FREDERICTON -- The New Brunswick Progressive Conservatives have released a platform with $11.4 million in new spending promises, just hours ahead of the final televised exchange between party leaders.

Promising to "Recover. Reinvent. Renew," the document was published Thursday as the campaign entered the final stretch before Monday's vote.

The platform repeats last year's budget plan to provide a modest spending increase in health care, it continues a push to retain immigrants and it commits to provide updated civics classes and better internet service to schools.

It also details new spending commitments that include $1.4 million annually for nurses to support the transition of seniors out of hospital and into their own homes or nursing homes and $3.5 million annually for improvements in mental health services.

There will be an added $1 million for a school food program and pay increases for early childhood educators that will cost $3.5 million a year. The platform also includes an increase of $2 million annually for policing.

Tory Leader Blaine Higgs said during a news conference the modest spending increases will be achieved without tax hikes.

"There will be no new tax increases under our government, because we have enough money in the system," he said. "We just need to get results for what we're spending."

Higgs said the plan is designed to help businesses compete "in a post-COVID, digital world where e-commerce will be a key for domestic and export growth." He said a Tory government would give priority to New Brunswick businesses in procurement, where possible.

Party leaders will have a chance on Thursday evening to debate the latest Tory proposals during a roundtable discussion broadcast on CTV. The four leaders whose parties have members in the legislature are taking part in the virtual event.

The Tory platform summarizes the kind of message Higgs has been delivering on the campaign trail and in public debates.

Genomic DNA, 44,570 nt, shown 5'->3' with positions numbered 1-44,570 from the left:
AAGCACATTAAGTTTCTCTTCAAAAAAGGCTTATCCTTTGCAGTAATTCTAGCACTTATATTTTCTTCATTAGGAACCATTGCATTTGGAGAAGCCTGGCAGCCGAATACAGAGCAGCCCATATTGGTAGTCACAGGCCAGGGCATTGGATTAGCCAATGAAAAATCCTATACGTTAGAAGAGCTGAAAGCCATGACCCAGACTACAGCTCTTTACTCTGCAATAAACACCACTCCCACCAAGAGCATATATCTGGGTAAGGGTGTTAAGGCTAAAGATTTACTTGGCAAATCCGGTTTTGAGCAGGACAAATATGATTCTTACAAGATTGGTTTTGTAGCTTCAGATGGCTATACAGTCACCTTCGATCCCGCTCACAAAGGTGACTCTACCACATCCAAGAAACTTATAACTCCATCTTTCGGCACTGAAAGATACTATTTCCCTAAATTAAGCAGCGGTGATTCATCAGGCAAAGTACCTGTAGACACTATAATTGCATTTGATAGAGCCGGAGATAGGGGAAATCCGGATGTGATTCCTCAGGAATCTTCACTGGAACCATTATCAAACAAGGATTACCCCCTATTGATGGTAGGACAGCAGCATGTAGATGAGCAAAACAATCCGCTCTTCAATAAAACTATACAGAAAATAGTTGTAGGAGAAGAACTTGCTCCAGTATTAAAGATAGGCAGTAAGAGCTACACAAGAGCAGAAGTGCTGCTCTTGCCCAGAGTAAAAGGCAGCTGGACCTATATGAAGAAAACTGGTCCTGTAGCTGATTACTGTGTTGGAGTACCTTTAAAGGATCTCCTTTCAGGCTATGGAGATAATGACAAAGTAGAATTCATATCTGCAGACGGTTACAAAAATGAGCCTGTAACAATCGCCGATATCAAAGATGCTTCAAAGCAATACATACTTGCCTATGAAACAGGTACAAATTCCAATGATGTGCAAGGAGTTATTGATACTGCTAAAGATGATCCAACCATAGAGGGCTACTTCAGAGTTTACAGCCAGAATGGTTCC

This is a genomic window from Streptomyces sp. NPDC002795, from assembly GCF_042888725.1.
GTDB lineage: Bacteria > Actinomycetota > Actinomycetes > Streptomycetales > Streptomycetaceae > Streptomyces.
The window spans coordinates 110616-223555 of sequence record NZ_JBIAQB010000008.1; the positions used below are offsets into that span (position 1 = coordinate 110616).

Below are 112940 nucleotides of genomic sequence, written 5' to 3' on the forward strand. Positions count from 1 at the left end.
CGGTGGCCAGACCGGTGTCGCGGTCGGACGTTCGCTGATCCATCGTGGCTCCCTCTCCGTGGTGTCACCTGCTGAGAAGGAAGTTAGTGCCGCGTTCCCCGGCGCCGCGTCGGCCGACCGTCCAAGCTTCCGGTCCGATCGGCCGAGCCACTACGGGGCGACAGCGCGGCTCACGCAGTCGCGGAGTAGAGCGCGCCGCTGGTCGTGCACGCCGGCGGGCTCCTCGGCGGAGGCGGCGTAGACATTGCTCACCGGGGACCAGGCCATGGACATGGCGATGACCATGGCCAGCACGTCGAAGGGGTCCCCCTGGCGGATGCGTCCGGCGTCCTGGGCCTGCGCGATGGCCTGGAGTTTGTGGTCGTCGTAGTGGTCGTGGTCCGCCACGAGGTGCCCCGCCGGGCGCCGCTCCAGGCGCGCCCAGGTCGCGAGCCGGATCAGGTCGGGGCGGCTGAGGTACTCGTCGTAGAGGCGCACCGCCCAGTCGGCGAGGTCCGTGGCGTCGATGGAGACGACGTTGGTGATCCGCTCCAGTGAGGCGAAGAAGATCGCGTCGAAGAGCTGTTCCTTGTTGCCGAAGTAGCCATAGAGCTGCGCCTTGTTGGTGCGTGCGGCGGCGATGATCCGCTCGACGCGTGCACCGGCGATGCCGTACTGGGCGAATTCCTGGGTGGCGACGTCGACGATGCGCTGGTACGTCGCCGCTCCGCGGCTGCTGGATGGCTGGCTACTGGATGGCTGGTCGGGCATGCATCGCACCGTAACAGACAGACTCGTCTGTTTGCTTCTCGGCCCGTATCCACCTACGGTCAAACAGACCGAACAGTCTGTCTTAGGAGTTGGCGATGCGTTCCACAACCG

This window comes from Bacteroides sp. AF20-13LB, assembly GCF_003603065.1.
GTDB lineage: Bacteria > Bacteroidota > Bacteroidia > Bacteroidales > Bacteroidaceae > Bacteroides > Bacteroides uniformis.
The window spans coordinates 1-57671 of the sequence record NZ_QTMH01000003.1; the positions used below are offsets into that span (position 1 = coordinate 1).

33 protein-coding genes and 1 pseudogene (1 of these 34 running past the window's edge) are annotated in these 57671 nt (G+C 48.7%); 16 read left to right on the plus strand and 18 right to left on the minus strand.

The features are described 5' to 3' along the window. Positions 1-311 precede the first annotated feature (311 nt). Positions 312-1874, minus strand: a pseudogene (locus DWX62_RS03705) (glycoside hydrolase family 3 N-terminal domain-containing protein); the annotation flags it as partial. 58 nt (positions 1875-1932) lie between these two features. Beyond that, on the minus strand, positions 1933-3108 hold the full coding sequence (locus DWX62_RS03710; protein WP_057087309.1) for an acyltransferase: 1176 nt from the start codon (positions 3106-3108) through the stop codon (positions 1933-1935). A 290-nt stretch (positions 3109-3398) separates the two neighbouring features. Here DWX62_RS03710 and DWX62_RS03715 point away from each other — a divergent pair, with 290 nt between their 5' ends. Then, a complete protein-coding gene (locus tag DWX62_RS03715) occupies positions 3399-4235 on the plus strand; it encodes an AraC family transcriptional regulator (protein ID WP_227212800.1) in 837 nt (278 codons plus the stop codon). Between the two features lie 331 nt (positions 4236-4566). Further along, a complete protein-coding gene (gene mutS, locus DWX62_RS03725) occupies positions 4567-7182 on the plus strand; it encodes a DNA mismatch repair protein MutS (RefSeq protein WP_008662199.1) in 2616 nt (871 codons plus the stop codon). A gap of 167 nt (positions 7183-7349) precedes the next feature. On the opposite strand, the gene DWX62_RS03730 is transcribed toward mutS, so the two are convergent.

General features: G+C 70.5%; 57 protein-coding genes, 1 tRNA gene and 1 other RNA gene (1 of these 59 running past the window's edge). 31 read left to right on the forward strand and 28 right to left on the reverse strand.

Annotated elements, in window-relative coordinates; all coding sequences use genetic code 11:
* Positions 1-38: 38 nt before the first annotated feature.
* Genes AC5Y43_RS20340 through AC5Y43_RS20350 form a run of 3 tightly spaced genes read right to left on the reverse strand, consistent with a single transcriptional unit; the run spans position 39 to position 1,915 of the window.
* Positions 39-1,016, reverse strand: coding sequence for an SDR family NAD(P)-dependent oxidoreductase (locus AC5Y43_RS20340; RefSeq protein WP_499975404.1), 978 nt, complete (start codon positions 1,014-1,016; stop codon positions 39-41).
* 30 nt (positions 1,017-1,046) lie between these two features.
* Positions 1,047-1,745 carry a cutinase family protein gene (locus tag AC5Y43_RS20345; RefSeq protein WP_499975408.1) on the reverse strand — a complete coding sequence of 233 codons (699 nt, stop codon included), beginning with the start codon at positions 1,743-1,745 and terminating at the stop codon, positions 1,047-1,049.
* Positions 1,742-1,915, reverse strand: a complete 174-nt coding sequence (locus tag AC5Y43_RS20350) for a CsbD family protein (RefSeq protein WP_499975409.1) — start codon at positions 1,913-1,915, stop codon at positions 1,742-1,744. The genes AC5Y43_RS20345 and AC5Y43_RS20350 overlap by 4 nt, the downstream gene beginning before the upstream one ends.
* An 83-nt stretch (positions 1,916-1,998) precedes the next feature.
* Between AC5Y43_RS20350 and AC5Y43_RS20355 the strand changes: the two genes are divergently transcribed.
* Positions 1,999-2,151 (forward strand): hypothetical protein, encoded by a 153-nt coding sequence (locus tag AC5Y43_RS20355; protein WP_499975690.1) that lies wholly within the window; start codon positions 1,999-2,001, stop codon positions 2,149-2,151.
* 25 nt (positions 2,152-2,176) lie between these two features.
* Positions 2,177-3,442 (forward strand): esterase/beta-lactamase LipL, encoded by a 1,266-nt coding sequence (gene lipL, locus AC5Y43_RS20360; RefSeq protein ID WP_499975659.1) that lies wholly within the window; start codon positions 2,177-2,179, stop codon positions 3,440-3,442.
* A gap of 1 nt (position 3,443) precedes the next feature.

In its opening pages, Higgs says the minority Tories fulfilled 62 per cent of the party's promises from the 2018 election, noting that prior to COVID-19 there was net debt reduction of $129.3 million.

The document also emphasizes that Statistics Canada is projecting the province will achieve a rapid return to pre-COVID-19 employment levels.

Health care has been a tender area for the Progressive Conservatives -- and the platform emphasizes that the prior budget's small spending increases will be maintained if the party is re-elected.

Earlier this year, Higgs had to retreat from his party's plan to reduce emergency room hours and convert acute-care beds into long-term care at six rural hospitals after a public outcry.

Liberal Leader Kevin Vickers has accused Higgs of having a secret plan to cut health services.

However, the Tory platform repeats prior announcements on health care to provide $5 million to recruit doctors in rural areas, $4.2 million to add nurse practitioners to clinics and ERs, and to cut "excessive wait lists" for hip and knee replacement in half by next March.

The spending increase on early childhood education confirms this year's 75-cent increase in the hourly wage, and the platform promises wages will go from $16 to $19 hourly by 2023.

Monday's election is the first in the country since the start of the pandemic.

This report by The Canadian Press was first published Sept. 10, 2020.

-- With files from Michael Tutton in Halifax